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Michael Shanks’ wonderful Metamedia site was host both to the AHRC Landscape and Environment Network that I ran with Jo Carruthers (Piccini_investigatorsreport_final[1]) and to my 2009 fieldwork notes from my time in Vancouver before the 2010 Games. As the Stanford team sought to consolidate its work, it archived some of these older projects. I want to include the Olympics archive material in its raw state here:

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This page will be a working space for research undertaken while resident in Vancouver from Jan-Aug 09. I am a Visiting Scholar at UBC, based in both the Centre for Cinema Studies and the Department of Anthropology. I am grateful to UBC and my colleagues there for their support. These months represent the final research period of my RCUK Fellowship at University of Bristol. Send me an email if you wish to contact me about any of the above: a.a.piccini AT bristol.ac.uk. I’m also Skypeable…. And I’ve wound up falling into Twittering on all of this (search my name) and sharing web content via F/book. My activities fall in to the following areas:

N.B. This working site out of date by about a month. Also requires reorganising to reflect current state of research. But priority between now (12 July) and return to UK (20 Aug) is finishing interviews and other writing, so this space has to continue in this scrappy form.

The headline summary of this research: While on research leave I am looking at Vancouver filmmaking practices that are in conversation with the 2010 Olympic context. These might be moving image practices that are produced/commissioned/acquired through 2010-related funding or works that are in some way about the Games and the city. I am specifically interested in how Vancouver is mapped, marked and enacted through the moving image – with a focus on different conceptual-aesthetic regimes and production contexts. So, I’m not looking at sport, per se, but at how this specific mega-event engages with and produces experiences of the city space via the moving image.

NEW WORK

From January I will begin research into the ways in which television and the internet mediatises archaeological heritage to produce the City of Vancouver as an Olympic City. This is part of my wider work on archaeology and the media. The next 9 months will also see me writing up a couple of conference papers on this subject and preparing a draft monograph on contemporary archaeological imaginations on screen.

The definition of ‘archaeology’ that I work with is in keeping with recent departures from the traditional idea that it studies the past through the medium of material things. Instead, I am interested in how material traces have residual afterlives in living communities (following Lynn Meskell at the ASA conference). Those afterlives are enacted variously, and are entangled with policy, power and control networks. It is a matter of archaeology both in and of the world, which calls for practices that acknowledge the fact that ‘archaeology’ is always-already reliant on co-production. Participation and collaboration have attracted much academic attention across the arts, humanities and social sciences and are ideas that run to the heart of popular Web 2.0 rhetoric. It is an important ethical move, which can all too easily be flattened. Archaeology as a stance in the world attempts to work through relationships among human and non-human actors in order to maintain some sense of the unknowability of fundamental otherness. And yet, I need to remain alive to specific cultural context. Here in Vancouver archaeology is still seen to be about the traces of ‘the past’, where pastness is left other than it is not-now-ness. The kind of contemporary archaeologies that we practice in the UK do not grab people’s imaginations here. That has something to do with the political stakes of archaeology here. First Nations archaeology is still seen as distinct from Historical Archaeology. There are both good and not-so-good reasons for this, but I am an incomer and don’t wish to set myself up as a critic of that structure. The point is that most people I speak with see archaeology as distinct from cultural heritage or contemporary material culture. So, there is a need to reframe this as more of an archaeo-graphy? Will material culture and urban space make more sense to people? By focusing on the 2010 Games I am keen to work with many communities to think through the contemporary relevance of archaeological heritage as it is co-produced via screen media practices.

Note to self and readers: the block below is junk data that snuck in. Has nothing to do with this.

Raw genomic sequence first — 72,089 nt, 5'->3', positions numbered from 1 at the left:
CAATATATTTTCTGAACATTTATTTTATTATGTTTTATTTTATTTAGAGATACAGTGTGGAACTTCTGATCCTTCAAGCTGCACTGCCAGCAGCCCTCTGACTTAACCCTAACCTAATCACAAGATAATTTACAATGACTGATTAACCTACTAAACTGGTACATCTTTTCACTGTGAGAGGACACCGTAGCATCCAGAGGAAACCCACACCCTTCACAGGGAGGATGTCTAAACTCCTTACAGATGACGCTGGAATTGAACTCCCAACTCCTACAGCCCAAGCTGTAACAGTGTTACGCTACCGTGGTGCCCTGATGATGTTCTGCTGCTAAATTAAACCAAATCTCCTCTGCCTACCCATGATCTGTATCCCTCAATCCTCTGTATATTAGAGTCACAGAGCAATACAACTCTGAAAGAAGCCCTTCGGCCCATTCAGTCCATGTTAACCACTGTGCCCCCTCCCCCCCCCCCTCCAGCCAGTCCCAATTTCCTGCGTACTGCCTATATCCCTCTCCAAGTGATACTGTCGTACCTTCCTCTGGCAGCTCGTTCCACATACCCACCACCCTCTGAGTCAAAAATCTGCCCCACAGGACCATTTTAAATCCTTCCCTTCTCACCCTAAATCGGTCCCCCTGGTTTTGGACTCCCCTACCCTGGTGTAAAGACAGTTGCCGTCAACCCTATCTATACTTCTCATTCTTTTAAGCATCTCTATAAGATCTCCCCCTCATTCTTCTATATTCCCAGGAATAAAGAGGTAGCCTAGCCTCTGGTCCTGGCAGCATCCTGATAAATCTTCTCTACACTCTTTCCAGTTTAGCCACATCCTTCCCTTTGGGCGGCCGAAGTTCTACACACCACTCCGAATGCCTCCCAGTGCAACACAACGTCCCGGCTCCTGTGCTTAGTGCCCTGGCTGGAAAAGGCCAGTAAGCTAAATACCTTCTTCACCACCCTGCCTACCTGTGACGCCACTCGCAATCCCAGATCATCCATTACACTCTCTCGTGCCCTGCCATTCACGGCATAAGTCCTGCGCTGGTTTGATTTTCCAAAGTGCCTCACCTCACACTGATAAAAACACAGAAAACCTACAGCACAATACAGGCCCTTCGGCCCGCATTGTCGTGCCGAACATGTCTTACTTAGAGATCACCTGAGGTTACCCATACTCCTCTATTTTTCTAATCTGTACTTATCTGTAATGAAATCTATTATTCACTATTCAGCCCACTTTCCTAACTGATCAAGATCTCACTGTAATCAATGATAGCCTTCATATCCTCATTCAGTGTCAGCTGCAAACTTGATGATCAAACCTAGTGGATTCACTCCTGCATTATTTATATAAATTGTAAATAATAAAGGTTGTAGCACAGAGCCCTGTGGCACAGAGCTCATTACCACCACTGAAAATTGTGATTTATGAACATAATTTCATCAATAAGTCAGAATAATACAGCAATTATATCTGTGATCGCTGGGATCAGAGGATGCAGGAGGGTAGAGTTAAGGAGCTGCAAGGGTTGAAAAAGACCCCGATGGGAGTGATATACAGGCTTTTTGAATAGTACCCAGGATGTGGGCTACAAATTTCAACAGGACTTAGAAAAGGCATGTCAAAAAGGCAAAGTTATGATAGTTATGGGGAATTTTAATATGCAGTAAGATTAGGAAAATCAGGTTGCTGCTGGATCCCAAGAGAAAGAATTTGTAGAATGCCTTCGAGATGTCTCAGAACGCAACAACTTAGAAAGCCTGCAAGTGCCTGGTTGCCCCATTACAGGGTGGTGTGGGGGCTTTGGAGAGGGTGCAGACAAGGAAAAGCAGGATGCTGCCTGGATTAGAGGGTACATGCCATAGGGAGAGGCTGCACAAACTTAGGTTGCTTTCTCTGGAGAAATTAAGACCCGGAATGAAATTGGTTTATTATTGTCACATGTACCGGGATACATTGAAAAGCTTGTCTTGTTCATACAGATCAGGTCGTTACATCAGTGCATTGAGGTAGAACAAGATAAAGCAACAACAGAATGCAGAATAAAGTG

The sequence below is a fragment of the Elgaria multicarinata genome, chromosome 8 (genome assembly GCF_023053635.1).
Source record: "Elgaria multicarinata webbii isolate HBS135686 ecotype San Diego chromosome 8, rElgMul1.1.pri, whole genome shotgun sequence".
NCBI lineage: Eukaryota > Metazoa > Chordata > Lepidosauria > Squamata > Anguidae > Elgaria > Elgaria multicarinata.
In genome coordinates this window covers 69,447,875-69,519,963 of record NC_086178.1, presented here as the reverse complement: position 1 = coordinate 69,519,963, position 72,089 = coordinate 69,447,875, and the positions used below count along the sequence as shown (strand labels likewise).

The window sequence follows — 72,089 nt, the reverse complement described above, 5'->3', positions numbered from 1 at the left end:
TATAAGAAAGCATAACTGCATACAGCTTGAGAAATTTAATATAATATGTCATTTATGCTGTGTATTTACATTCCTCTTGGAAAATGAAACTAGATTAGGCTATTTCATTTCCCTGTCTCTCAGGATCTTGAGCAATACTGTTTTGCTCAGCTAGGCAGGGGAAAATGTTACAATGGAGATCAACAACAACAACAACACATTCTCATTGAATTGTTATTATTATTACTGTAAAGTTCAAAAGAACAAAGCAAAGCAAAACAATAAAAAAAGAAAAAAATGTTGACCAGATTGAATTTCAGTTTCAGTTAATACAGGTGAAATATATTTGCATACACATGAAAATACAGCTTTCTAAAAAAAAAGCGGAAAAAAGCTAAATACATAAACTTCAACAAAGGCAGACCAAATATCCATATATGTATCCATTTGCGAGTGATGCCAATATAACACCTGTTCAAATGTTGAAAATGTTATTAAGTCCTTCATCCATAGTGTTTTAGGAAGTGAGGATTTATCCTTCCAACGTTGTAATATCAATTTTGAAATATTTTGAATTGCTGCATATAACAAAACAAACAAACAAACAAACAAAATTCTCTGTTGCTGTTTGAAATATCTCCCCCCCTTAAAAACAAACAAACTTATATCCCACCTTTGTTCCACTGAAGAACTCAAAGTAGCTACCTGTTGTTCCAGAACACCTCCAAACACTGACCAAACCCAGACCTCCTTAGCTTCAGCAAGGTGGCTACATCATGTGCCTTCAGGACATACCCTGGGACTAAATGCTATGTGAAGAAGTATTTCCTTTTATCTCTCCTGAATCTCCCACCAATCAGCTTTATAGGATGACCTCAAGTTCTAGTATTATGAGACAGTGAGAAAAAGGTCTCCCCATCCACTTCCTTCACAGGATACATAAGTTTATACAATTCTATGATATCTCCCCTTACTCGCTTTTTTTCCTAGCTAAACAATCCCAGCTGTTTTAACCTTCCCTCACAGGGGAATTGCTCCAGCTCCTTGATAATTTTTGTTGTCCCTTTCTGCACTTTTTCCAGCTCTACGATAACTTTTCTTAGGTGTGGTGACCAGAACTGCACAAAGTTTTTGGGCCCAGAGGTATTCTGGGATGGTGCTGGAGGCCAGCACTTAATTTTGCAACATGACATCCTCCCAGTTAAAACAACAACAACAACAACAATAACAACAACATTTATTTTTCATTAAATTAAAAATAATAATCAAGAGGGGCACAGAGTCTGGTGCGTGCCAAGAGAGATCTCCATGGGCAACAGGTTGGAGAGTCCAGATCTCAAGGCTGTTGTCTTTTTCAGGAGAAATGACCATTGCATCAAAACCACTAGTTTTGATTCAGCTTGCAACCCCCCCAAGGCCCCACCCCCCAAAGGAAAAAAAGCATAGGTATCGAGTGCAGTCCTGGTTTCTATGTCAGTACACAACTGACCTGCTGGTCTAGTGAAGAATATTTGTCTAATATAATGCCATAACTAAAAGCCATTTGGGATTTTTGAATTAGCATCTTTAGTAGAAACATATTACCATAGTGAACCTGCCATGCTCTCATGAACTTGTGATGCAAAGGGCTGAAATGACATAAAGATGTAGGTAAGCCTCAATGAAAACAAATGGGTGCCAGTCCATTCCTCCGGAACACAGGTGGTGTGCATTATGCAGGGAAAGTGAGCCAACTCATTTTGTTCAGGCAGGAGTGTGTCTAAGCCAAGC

The research focuses on the many ways in which Vancouver’s built environment is presented across a range of screen media practices in the run-up to the 2010 Vancouver/Whistler Winter Olympic Games. That means I’m looking at everything from activist documentaries to social and independent media to the official representations from CTV and Vanoc. I’m interested in the kinds of locations, buildings and artefacts that are used to construct a sense of the city as an Olympic space. This obviously touches on a number of issues from Vancouver as Coast Salish territory to questions about gentrification and displacement of peoples. It also grapples with how Vancouver is ‘framed’ – in terms of documentary practice, which locations are being chosen, how are they composed, who is asked to participate and so on. This research combines ‘conventional’ survey research that leads to writing with my own documentary practice that explores relationships between fact, fiction and archive.

Where some may see this work in the context of ‘representation’ and ‘ideology’ – and I refer above to the mediatisation of archaeology – I am especially interested in how media technologies actually propel and enact what we come to understand as heritage. There is no such thing as ‘archaeology’ out there. It is a co-production that relies on specific, material relationships – especially relationships (networks) among media. It emerges from the specific, yet multiple and shifting relationships among the local TV and documentary film landscapes; individual reporters and filmmakers; Olympic organisers and anti-Olympic activists; First Nations, Inuit and Metis communities and multicultural settlers; traditional media practitioners and social media advocates; museum curators, archivists and tourism offices.

Because I seem to appear to people as stateless, or British, and because of the always-present politics of entering situations as a ‘researcher’ there are various things that require succinct statements and public reflexivity. While I do not necessarily hold that biographical information amounts to research reflexivity, it seems appropriate in this research context: